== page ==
If you meet an old good friend for a cup of coffee and you know s/he has an iPhone too, you can get yours out any time and start…. surfing or whatever one does on those devices, no prob. You could perhaps in the way of an apology mutter something like “Sorry, I just…” and then let your voice trail off.

You don’t have to ever, ever read a book again. You can look the relevant info up on your iPad. It’s not only much more efficient, it’s more fun too. Yeah.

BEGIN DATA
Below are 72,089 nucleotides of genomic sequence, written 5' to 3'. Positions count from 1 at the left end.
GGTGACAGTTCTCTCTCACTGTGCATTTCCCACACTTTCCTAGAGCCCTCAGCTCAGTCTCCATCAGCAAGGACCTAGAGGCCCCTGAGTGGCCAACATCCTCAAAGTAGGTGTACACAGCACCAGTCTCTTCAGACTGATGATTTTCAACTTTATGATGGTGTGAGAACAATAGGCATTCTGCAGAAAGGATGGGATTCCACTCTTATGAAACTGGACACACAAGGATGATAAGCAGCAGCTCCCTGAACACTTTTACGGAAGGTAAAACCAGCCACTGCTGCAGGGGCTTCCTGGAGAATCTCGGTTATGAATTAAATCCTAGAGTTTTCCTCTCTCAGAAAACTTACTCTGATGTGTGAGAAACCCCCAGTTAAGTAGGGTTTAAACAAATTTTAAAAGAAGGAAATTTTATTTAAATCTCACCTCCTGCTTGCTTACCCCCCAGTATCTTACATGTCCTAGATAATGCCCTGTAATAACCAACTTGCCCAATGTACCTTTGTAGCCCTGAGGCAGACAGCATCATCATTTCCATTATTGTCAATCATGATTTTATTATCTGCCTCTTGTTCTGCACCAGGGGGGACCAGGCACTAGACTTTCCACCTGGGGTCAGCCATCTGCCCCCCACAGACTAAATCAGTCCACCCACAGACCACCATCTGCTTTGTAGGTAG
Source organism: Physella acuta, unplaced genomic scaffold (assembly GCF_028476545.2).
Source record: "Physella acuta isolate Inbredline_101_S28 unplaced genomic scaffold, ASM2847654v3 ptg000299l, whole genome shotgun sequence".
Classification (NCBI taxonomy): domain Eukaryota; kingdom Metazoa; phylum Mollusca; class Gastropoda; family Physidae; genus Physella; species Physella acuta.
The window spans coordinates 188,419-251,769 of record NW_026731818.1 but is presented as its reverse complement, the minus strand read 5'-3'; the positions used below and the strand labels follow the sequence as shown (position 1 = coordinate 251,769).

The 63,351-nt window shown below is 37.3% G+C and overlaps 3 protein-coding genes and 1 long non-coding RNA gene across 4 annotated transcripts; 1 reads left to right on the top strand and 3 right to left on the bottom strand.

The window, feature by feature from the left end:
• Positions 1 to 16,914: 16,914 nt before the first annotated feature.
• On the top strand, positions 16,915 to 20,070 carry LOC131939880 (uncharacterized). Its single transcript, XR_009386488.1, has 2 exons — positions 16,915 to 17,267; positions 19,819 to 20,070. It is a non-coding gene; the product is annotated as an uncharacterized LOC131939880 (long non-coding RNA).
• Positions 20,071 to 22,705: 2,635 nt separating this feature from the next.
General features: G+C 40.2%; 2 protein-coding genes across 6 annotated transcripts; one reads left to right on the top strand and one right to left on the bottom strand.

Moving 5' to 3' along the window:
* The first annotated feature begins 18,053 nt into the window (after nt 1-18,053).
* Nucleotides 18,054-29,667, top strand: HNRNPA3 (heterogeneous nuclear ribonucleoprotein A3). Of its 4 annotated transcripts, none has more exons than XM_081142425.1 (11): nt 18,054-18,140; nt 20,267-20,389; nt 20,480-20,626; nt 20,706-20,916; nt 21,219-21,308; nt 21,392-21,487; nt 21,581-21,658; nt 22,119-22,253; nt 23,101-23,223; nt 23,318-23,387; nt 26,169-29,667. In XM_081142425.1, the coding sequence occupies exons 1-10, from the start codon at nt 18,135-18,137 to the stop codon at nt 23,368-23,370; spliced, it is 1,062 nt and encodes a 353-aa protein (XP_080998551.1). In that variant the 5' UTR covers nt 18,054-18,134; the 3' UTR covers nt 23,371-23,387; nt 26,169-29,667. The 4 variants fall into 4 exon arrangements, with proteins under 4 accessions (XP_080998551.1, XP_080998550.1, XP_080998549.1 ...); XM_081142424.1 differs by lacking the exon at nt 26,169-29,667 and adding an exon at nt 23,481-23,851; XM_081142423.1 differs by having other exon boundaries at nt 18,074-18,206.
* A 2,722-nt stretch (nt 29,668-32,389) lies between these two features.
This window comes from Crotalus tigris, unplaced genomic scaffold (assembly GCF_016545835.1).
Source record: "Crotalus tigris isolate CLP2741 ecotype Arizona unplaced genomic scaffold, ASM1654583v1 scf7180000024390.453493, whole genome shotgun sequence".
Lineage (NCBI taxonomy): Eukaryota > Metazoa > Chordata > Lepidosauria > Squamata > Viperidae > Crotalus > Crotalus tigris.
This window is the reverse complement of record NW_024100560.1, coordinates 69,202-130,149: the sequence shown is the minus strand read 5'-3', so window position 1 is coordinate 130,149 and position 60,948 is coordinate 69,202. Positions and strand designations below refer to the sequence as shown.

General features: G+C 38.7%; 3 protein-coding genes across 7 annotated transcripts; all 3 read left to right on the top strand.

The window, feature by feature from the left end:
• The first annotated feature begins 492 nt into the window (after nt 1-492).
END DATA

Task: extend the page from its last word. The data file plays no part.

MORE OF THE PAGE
If you see somebody with a Blackberry you can snigger under your breath and shoot that person, that poor soul, a pitiful glance. They’ll know what’s up.

You don’t have to ever be sad about S. J. ever again. A small part of his soul is always right there with you, in your pocket, touch-screenable.

If you’re in a dirt-poor country like Mali, in the country-side, you can whip that thing out and just totally show-stop that bitch. You’ll need something to pass the time anyway.



I’ve almost unraveled all my interest in world news, in up-to-date political buffoonery and all other informational dross one is assaulted with on a daily basis. I am assaulted with, I do feel physically perforated by it.